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Sullivan keyed in on a strange and violent occurrence between two members of the LAPD in the spring of 1997. Officer Kevin Gaines was killed in an apparent road rage incident by LAPD narcotics detective Frank Lyga. Upon closer investigation, Sullivan discovered that Knight was known to employ Gaines for various tasks related to running his Death Row Records empire.
According to The New Yorker, “[Lyga] and other members of his team were staking out a suspected methamphetamine dealer, and Lyga was the point man, which meant sitting in his unmarked 1991 Buick Regal and waiting for a drug deal to happen, so that he could follow the suspects back to their source. He’d sat there for three hours trying to look like an inconspicuous badass—with a Fu Manchu mustache and a ponytail, and dressed in jeans, a tank top, and a baseball cap adorned with a marijuana-leaf logo—when the deal was called off and the team agreed to reconvene at the Hollywood station. Lyga pulled his car onto Ventura Boulevard. While he was stopped at a red light, he heard the thumping beat of rap music at high volume emanating from a green S.U.V. that had pulled up next to him. Lyga says he glanced at the driver, a black man with a shaved head. The driver stared back. When Lyga rolled down his window and asked, ‘Can I help you?,’’ the man made a menacing gesture and said, according to Lyga, ‘Ain’t nobody looking at you, punk.’ Lyga, who prided himself on his Aryan Brotherhood cover—’All I lacked was the lightning bolts on my neck’’—was surprised by the confrontation. He assumed that the other driver was a gang member, especially when, he says, the driver of the S.U.V. shouted, ‘Punk, I’ll put a cap in your ass.’”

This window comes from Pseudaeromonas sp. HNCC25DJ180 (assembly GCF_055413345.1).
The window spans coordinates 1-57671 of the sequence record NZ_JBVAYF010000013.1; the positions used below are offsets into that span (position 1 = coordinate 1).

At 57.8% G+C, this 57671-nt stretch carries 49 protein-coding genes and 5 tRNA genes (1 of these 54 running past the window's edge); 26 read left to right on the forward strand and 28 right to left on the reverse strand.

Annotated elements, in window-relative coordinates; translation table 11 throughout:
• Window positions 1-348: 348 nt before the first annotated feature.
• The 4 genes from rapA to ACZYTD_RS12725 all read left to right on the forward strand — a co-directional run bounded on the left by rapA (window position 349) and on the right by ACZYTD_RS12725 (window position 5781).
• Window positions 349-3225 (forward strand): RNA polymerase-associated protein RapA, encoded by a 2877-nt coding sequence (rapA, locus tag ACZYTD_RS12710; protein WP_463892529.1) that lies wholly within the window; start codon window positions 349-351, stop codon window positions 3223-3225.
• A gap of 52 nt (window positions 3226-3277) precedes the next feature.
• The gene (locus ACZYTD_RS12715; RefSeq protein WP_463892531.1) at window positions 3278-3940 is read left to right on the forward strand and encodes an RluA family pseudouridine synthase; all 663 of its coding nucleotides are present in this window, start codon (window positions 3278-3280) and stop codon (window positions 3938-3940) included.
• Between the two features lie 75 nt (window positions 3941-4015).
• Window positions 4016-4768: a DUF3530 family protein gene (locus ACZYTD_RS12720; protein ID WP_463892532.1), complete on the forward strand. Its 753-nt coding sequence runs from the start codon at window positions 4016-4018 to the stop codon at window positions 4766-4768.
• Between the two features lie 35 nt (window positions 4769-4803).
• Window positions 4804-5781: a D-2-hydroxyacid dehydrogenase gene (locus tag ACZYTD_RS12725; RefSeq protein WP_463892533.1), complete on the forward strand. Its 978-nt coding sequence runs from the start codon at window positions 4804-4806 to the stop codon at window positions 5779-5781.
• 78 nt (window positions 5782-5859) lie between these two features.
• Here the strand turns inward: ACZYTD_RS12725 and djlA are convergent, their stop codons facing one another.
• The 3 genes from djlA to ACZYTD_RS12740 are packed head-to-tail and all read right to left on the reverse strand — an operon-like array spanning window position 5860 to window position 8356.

While investigating the shooting, detectives discovered that Gaines was living with Sharitha Knight – the estranged wife of Suge Knight – after they had met in 1993 at a Chevron gas station at La Brea Avenue and Adams Boulevard. In fact, Gaines was driving Sharitha Knight’s 1995 Mitsubishi Montero when he was killed.
According to court records and interviews, “Gaines was a troubled officer. When he wasn’t cruising the streets of Los Angeles in an LAPD black and white, he drove a Mercedes 420 SEL. The vanity tag read: ‘ITS OK IA,’ an apparent reference to the fact he thought he was being investigated by LAPD’s internal affairs.”
“The department had an official policy that officers could not work for Death Row Records,” Randall Sullivan told Hard Knock Radio. “Because Death Row Records was considered to be a criminal organization,” he continued.
“It would be like the officer’s working for the Gambino family, said Detective Russell Poole. “Suge’s entourage was constructed of the Blood gang members in Los Angeles. Suge Knight was a very powerful individual. And what made him powerful was he had access to just about the entire Blood gang. And he also had dozens of police officers in his back pocket. He also had a District Attorney in his back pocket who was actually handling one of his probation cases.”
When Poole refers to having special treatment from the justice department, he is referring specifically to prosecutor Lawrence M. Longo who had 26 years of experience in the office. Many believed that Knight had curried favor with Longo after signing his daughter to a record contract in 1992. Further blurring the lines between music, gang lifestyle, and the justice department was that Knight was actually leasing Longo’s oceanfront home in Malibu, California while the prosecutor was overseeing Knight’s case stemming from a 1992 assault.